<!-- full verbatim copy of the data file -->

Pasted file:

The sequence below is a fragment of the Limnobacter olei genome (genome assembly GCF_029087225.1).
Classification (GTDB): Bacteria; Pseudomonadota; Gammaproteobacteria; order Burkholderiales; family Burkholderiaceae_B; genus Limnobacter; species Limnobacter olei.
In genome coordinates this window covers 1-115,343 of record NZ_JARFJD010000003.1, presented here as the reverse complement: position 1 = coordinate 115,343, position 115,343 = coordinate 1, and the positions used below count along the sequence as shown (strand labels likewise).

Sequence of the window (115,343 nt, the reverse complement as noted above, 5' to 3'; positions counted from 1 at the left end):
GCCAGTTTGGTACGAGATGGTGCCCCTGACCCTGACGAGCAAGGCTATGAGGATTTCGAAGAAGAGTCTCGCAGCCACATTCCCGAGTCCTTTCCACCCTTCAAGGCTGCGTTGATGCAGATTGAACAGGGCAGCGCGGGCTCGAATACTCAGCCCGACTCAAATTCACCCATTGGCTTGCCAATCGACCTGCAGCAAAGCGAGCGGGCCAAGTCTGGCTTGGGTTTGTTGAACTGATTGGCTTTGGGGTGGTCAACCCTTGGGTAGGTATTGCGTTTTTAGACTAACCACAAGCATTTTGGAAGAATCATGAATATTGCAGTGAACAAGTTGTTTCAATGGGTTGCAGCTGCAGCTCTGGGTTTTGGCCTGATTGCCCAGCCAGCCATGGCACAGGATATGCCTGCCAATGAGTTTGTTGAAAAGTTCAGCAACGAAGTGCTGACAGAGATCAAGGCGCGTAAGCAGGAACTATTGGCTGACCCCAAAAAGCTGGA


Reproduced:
The sequence below is a fragment of the Limnobacter olei genome (genome assembly GCF_029087225.1).
Classification (GTDB): Bacteria; Pseudomonadota; Gammaproteobacteria; order Burkholderiales; family Burkholderiaceae_B; genus Limnobacter; species Limnobacter olei.
In genome coordinates this window covers 1-115,343 of record NZ_JARFJD010000003.1, presented here as the reverse complement: position 1 = coordinate 115,343, position 115,343 = coordinate 1, and the positions used below count along the sequence as shown (strand labels likewise).

Sequence of the window (115,343 nt, the reverse complement as noted above, 5' to 3'; positions counted from 1 at the left end):
GCCAGTTTGGTACGAGATGGTGCCCCTGACCCTGACGAGCAAGGCTATGAGGATTTCGAAGAAGAGTCTCGCAGCCACATTCCCGAGTCCTTTCCACCCTTCAAGGCTGCGTTGATGCAGATTGAACAGGGCAGCGCGGGCTCGAATACTCAGCCCGACTCAAATTCACCCATTGGCTTGCCAATCGACCTGCAGCAAAGCGAGCGGGCCAAGTCTGGCTTGGGTTTGTTGAACTGATTGGCTTTGGGGTGGTCAACCCTTGGGTAGGTATTGCGTTTTTAGACTAACCACAAGCATTTTGGAAGAATCATGAATATTGCAGTGAACAAGTTGTTTCAATGGGTTGCAGCTGCAGCTCTGGGTTTTGGCCTGATTGCCCAGCCAGCCATGGCACAGGATATGCCTGCCAATGAGTTTGTTGAAAAGTTCAGCAACGAAGTGCTGACAGAGATCAAGGCGCGTAAGCAGGAACTATTGGCTGACCCCAAAAAGCTGGA